The other aspect to be concerned about is how quickly the doctors were willing to put him on the “end of life” care pathway.
I argued personally with a Consultant in January when my own father had Covid and pneumonia that he should not be put on the pathway and suspect that the pattern is directly linked to the lack of resources, staff shortages and increased backlogs for appointments.
We have found that since the Covid pandemic there has been a sharp increase in the speed that doctors have placed patients on the pathway. There have been numerous examples of decisions being taken by the hospital to stop taking any positive steps in treatment due to an extensive medical history or nurses leaving drinks unattended and out of reach of elderly patients so they were unable to take fluids on board.
We have one case where the family were arguing against a decision by the hospital to put their mother on the end of life care pathway for six months and we are aware of other cases where patients with advanced illnesses were told that due to their condition only palliative care was being offered rather than treating the infection which had arisen.
Poor Communication Between Hospitals and Family of Patients
In the following article Mr Stowell started a claim against a care home due to a lack of communication between the care providers and the family as to why his mother was placed on the pathway. The NICE guidelines for care of an adult who is dying from 2015 are clear that a patient nearing the end of their life should be treated with compassion, dignity and comfort. They also highlight the need to recognise when the patient’s symptoms are getting worse as well as when the symptoms are improving.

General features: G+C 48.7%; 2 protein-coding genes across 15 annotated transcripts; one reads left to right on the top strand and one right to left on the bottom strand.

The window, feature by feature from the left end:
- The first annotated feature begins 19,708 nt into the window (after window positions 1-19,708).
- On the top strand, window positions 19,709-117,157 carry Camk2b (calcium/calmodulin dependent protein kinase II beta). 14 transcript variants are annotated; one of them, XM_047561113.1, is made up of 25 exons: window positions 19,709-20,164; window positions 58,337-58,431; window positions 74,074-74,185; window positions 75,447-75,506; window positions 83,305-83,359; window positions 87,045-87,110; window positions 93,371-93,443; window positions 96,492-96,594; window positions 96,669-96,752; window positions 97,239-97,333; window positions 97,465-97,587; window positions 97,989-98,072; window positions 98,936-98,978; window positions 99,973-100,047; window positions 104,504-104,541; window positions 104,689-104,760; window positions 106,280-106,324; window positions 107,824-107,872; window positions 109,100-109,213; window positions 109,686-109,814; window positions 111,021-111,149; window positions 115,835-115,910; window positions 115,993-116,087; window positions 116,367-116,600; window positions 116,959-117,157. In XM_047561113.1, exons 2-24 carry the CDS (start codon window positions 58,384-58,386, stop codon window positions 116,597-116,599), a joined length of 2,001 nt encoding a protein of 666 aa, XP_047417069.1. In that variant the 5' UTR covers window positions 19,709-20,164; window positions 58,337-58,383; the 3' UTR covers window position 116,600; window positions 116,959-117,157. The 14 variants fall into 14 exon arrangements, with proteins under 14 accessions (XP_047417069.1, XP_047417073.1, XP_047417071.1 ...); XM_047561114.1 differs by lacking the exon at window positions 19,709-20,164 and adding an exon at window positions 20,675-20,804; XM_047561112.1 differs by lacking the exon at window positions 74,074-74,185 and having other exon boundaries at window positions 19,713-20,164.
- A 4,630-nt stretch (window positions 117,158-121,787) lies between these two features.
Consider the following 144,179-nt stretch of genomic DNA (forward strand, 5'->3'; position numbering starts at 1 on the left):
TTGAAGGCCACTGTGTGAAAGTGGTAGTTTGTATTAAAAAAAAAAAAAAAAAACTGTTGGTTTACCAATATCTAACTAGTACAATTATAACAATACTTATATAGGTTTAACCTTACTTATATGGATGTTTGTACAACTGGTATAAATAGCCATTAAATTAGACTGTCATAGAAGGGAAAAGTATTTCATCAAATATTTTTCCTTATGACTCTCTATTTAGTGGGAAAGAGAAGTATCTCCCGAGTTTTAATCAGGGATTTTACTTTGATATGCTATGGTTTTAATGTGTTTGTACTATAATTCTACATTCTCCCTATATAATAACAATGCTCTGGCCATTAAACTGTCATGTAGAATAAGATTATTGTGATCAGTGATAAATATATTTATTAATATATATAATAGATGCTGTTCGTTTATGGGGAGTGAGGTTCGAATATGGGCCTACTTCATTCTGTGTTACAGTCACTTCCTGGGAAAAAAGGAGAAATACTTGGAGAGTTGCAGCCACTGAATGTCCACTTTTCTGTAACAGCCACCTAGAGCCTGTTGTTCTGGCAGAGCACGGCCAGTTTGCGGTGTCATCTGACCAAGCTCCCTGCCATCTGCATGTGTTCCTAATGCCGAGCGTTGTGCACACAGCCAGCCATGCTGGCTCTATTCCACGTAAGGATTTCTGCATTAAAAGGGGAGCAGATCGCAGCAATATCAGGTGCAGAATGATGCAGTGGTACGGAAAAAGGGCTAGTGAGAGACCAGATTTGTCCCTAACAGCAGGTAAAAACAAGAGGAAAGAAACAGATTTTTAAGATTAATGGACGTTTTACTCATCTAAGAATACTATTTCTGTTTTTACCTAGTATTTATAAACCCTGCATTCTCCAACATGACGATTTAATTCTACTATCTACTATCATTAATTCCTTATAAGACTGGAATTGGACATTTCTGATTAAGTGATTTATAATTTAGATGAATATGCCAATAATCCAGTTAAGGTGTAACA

Unfortunately, once the decision is taken to put a patient onto the pathway, it has been our experience that there has been poor communication with the patient’s family and a general reluctance to take positive steps to assist the patient because they are on the pathway. This is certainly the circumstances in one case that we are currently running where nurses were alerted to issues raised by the patient’s family but they refused to investigate them further as she was on the pathway. The hospital has admitted that if a doctor had been informed then they would have undertaken a scan and she would not have passed away due to the sepsis infection.
Failings in End of Life Care
It is not our intention to say that the hospitals are refusing treatment by putting elderly or people with advanced illnesses on the pathway. However, due to questionable decision making and the speed in which healthcare professionals put someone on the end of life pathway, we are seeing increasing numbers of missed opportunities to prolong the life of a patient.
The issue post pandemic is the loss of systems and resources available at the hospital. Support systems for the family of relatives or loved ones entering the end of life pathway are not in place like they were pre-pandemic. Hospitals are no longer offering grief counselling referrals as they no longer have the same time and resources to provide adequate care the way it was envisioned in the NICE guidelines. As a result, hospitals are unable to smoothly guide patients through the process with the support they vitally need in a difficult time.Get in touch